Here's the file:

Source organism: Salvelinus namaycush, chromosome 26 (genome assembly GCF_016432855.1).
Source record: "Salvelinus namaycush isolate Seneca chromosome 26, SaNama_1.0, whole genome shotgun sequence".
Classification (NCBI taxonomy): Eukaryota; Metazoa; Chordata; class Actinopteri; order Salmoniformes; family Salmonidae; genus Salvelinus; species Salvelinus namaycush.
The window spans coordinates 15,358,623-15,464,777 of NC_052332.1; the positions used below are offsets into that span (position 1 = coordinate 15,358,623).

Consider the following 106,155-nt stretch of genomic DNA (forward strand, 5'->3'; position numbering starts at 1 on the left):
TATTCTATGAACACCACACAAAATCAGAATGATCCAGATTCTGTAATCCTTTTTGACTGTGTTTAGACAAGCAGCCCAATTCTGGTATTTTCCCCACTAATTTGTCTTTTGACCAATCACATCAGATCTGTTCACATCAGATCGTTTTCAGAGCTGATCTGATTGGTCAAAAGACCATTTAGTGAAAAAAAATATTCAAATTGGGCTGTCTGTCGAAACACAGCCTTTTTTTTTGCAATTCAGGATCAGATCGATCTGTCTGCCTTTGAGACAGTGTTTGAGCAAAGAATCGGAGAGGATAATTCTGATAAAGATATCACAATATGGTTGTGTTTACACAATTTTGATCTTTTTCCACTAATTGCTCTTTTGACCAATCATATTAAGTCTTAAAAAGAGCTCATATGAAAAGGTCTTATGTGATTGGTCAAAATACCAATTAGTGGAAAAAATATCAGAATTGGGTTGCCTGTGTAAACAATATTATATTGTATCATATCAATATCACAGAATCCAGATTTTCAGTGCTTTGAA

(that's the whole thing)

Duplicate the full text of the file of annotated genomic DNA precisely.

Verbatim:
Source organism: Salvelinus namaycush, chromosome 26 (genome assembly GCF_016432855.1).
Source record: "Salvelinus namaycush isolate Seneca chromosome 26, SaNama_1.0, whole genome shotgun sequence".
Classification (NCBI taxonomy): Eukaryota; Metazoa; Chordata; class Actinopteri; order Salmoniformes; family Salmonidae; genus Salvelinus; species Salvelinus namaycush.
The window spans coordinates 15,358,623-15,464,777 of NC_052332.1; the positions used below are offsets into that span (position 1 = coordinate 15,358,623).

Consider the following 106,155-nt stretch of genomic DNA (forward strand, 5'->3'; position numbering starts at 1 on the left):
TATTCTATGAACACCACACAAAATCAGAATGATCCAGATTCTGTAATCCTTTTTGACTGTGTTTAGACAAGCAGCCCAATTCTGGTATTTTCCCCACTAATTTGTCTTTTGACCAATCACATCAGATCTGTTCACATCAGATCGTTTTCAGAGCTGATCTGATTGGTCAAAAGACCATTTAGTGAAAAAAAATATTCAAATTGGGCTGTCTGTCGAAACACAGCCTTTTTTTTTGCAATTCAGGATCAGATCGATCTGTCTGCCTTTGAGACAGTGTTTGAGCAAAGAATCGGAGAGGATAATTCTGATAAAGATATCACAATATGGTTGTGTTTACACAATTTTGATCTTTTTCCACTAATTGCTCTTTTGACCAATCATATTAAGTCTTAAAAAGAGCTCATATGAAAAGGTCTTATGTGATTGGTCAAAATACCAATTAGTGGAAAAAATATCAGAATTGGGTTGCCTGTGTAAACAATATTATATTGTATCATATCAATATCACAGAATCCAGATTTTCAGTGCTTTGAA